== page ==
Ocean wave with land in background
Desalination removes salt from seawater. Nick Bothma/EPA

Can we stomach recycled water?

Many Australian cities, including Sydney, already use recycled water – sewage that has been heavily treated – in applications such as watering golf courses and parks, flushing toilets and fighting fires.

The draft plan raises the prospect of also adding recycled water to drinking supplies, which has long been a vexed issue in Australia. Some people oppose it on health grounds, while others just can’t get over the “yuck” factor.

The concept of recycled water has a lot going for it. For example, analysis suggests it would be far cheaper and use much less energy than desalination.

Making better use of recycled water would also reduce the environmental impact of disposing of wastewater in rivers and oceans. And the potential supply of recycled water will only increase as populations grow.

Finally, good recycled water projects are used continuously, not just at times of water stress. The Rouse Hill recycled water scheme in Sydney, which supplies 32,000 properties for non-drinking water uses, is a great model.

The draft plan says recycled water would not be added to drinking supplies without public support, but past history suggests this may be hard to achieve. In 2006, for example, Toowoomba residents rejected a plan to drink recycled water, despite the town facing a grave water shortage.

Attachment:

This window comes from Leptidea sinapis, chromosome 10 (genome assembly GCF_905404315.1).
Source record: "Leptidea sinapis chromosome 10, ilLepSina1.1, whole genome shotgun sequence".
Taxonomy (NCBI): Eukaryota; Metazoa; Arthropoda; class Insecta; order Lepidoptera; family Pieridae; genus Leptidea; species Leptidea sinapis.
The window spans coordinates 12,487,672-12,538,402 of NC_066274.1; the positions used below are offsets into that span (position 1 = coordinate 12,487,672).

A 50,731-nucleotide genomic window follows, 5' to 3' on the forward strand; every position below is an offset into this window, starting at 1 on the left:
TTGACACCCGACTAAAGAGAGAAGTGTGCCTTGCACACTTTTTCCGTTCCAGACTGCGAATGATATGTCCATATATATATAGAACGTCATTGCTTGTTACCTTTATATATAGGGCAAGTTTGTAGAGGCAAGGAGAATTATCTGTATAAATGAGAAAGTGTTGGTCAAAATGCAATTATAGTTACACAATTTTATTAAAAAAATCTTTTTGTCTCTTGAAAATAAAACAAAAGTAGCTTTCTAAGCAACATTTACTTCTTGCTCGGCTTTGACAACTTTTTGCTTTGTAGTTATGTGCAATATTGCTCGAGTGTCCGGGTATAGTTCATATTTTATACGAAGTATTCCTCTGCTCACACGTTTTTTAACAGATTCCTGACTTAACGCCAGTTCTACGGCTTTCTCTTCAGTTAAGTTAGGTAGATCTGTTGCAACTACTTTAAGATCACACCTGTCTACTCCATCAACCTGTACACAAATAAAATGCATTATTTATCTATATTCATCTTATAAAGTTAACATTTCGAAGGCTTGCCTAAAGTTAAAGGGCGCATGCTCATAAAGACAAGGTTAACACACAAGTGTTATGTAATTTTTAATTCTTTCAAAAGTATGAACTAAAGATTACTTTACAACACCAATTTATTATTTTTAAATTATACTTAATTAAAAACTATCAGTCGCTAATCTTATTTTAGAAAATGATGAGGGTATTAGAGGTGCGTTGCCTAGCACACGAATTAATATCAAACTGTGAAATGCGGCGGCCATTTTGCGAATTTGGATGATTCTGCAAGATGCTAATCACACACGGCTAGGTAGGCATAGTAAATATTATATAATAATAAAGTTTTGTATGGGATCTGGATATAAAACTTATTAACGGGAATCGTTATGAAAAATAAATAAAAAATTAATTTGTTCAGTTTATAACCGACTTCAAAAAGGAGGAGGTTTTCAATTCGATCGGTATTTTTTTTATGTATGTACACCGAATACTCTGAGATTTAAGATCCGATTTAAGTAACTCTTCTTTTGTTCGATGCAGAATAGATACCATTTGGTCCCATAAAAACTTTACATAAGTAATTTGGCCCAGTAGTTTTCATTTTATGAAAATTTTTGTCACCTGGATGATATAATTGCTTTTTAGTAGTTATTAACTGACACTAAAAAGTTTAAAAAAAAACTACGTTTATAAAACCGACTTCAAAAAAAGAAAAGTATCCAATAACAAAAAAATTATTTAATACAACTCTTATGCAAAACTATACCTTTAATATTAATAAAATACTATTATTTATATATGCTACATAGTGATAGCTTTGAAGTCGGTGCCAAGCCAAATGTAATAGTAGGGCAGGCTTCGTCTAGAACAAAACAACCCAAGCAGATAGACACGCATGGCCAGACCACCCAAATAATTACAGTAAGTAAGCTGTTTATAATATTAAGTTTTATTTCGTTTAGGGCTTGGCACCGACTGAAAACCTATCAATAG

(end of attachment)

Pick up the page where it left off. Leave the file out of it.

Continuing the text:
However, as urban water supplies become ever more scarce, Australians may have to get used to the idea of drinking recycled water – and authorities will have to find new and better ways of selling the concept to the public.

The Sydney water plan recognises this. It emphasises the need for public consultation, and raises the prospect of investing in a recycled water demonstration plant to “highlight the safety of demonstrated and proven technology”.

Read more: When water is scarce, we can't afford to neglect the alternatives to desalination

man leans towards water in front of Sydney Harbour Bridge
Better use of recycled water would reduce wastewater flows to Sydney’s beaches and rivers. CSIRO

A major omission

The plan shows how Sydney’s growing population could sustainably adapt to to a drier future. But it ignores one important measure for reducing water use - charging customers a penalty for excessive water use.

Under the measure, also known as an “inclining block tariff”, the rate per unit of water increases as the volume of consumption increases.

Research has shown water pricing can be an effective way to manage water scarcity, as well as helping water utilities recover the costs of their services. Australian cities such as Melbourne, Canberra and Brisbane apply inclining block tariffs to water, but Sydney does not.

Sydney Water’s price regulator, IPART, has argued against charging high water users more, saying it would provide less incentive for smaller households to conserve water and impose unfair costs on larger households.

Granted, water pricing is a complex issue and may require protections for lower-income users and the environment.

But under worsening climate change, our major cities cannot eschew any opportunity to ease pressure on water supplies.